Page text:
Surge start slow, look to turn CEBL season around with string of home wins

Next five tilts for Calgary club at WinSport, beginning with Wednesday’s work-night against Saskatchewan Rattlers

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They say home is where the heart is.

The Calgary Surge are hoping it’s where the wins are, as well.

After an ugly start to the season, the aim is to use the next five games — all at WinSport Event Centre — to stave off more heart-break in what’s amounted to a winless 2024 Canadian Elite Basketball League season so far.

“The 0-3 record sounds bad,” said Surge leader Sean Miller-Moore of the lousy regular-schedule results so far for his side.

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“Hopefully we can get all these ones at home, because it’s harder to play on the road,” continued Miller-Moore. “The home thing is big. But at the end of the day, every team is good, so whether it’s a home game or an away game, we have to treat each one with respect.

“It’s just trying to take it one game at a time and go from there.”

The first one goes Wednesday at WinSport, when the Surge (0-3) square off against the Saskatchewan Rattlers (3-1) for an evening tilt (7 p.m.).

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They then follow with a host of the Vancouver Bandits (3-1) on Friday night (7 p.m.) and the Winnipeg Sea Bears (2-1) on Sunday afternoon (2 p.m.).

And next week, it’s two more on home court — versus the Edmonton Stingers on Friday, June 14 (7 p.m.), and against the Brampton Honey Badgers two days later on Father’s Day (3 p.m.) — to round out a run of seven of their first eight games at home.

“I like WinSport,” said guard Miller-Moore, with a grin. “WinSport’s very loud. All the fans there are very much engaged with basketball.

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“And when we’re rolling, they’re super loud and supportive there.”

With a front-loaded schedule like that, it’s certainly important to get on a roll …

Especially given the tough start.

“It’s different,” said Surge head coach Tyrell Vernon, of the strange schedule. “I’m not going to say whether it’s good or bad. Sometimes it’s just the way the league goes with travel and everything else.

“But we’ve got to be prepared for it all and adapt to anything that gets thrown at us.”

So far, maybe not so good in that respect.

The Surge opened with a gala event in a one-off at Scotiabank Saddledome that drew all kinds of eyeballs — more than 12,000 fans in the stands and nationally televised on TSN — but it ended with a 97-79 loss to the Stingers.

Then they returned to WinSport — a first look at their usual home for the many fresh faces on the club — and dropped a 104-97 nail-biter to the reigning champion Scarborough Shooting Stars.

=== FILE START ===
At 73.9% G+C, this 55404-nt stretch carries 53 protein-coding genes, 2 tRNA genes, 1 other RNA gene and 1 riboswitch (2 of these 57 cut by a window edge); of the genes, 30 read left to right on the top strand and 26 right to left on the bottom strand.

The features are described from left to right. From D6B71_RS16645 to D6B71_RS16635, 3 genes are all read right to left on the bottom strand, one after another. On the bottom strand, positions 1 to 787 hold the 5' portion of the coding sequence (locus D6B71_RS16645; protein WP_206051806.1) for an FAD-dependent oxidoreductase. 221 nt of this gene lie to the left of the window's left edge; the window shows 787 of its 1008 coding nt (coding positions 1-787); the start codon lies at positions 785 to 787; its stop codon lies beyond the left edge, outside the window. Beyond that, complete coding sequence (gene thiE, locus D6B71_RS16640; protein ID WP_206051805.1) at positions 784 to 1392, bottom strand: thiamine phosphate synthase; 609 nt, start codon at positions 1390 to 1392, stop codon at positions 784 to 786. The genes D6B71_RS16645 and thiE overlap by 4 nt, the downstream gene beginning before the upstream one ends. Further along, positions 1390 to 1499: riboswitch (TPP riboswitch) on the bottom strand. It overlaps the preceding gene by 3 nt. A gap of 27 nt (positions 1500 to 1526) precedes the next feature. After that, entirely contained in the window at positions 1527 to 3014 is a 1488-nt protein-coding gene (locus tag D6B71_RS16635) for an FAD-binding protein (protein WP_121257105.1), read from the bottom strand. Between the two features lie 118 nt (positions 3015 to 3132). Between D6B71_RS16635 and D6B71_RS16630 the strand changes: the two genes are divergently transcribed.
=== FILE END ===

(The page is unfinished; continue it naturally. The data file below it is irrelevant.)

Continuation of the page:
And after that, the Surge went on the road for an away game, getting handed a 100-74 defeat by the host Bandits.

So they’ve had a lot thrown at them — in different places.

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“It’s definitely challenging,” said Miller-Moore. “But like any other basketball team, you’re not going to have it your way. Obviously, we’d want to play in the same spot all the time and practise in your home arena all the time.

“But definitely lots of time and definitely lots of games to bounce back yet,” continued Miller-Moore. “And at home, obviously the crowd is going to be on your side to give you an extra boost. The crowd is a plus for us always at WinSport, so that should play in our favour.”

“The more we can get to be at WinSport, the more comfortable we’ll feel that this is actually our home court,” agreed Vernon. “But for us, it’s more so just be prepared to play for the 40 minutes. Mentally and physically, we’ve got to be locking into what we’re trying to take away and eliminating all noise. We’ve just go to get better every day and focus on winning every possession — and that’s all we can control.”

It doesn’t help that only three players return from last year’s team that made it to the CEBL final.

And even then, star guard Stef Smith has yet to make his way to Calgary after an extended stay with his team in France.

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“Yeah … there’s a little bit of guys coming from all over, so we’re trying to figure each other out,” Vernon said. “What are our can and can’ts? What are we capable of on the defensive end? What are we capable of on the offensive end?”

In particular, says the coach, is becoming more capable in getting back to defend more quickly.

“I think what’s been the theme for us every single game is getting back to transition defence. When we get into our half-court defence, that builds out what we’ve been teaching, but if we can’t get back after a turnover or after a missed or made shot to build our defence, that hurts us.

“We’ve been giving up a lot of points because of that, and it’s put a lot of pressure on us.”

Miller-Moore further narrows that down to finding a way to be on the same page during play.

“I feel like our communication can get better in terms of just talking to each other on the court and trusting each other,” added Miller-Moore. “I feel like lots of it has to do with trust — it’s sacrificing on offence and defence. We’ve got to lock in on the details.

“But we’ll get better for sure.”

Hopefully at home in the next handful of games.

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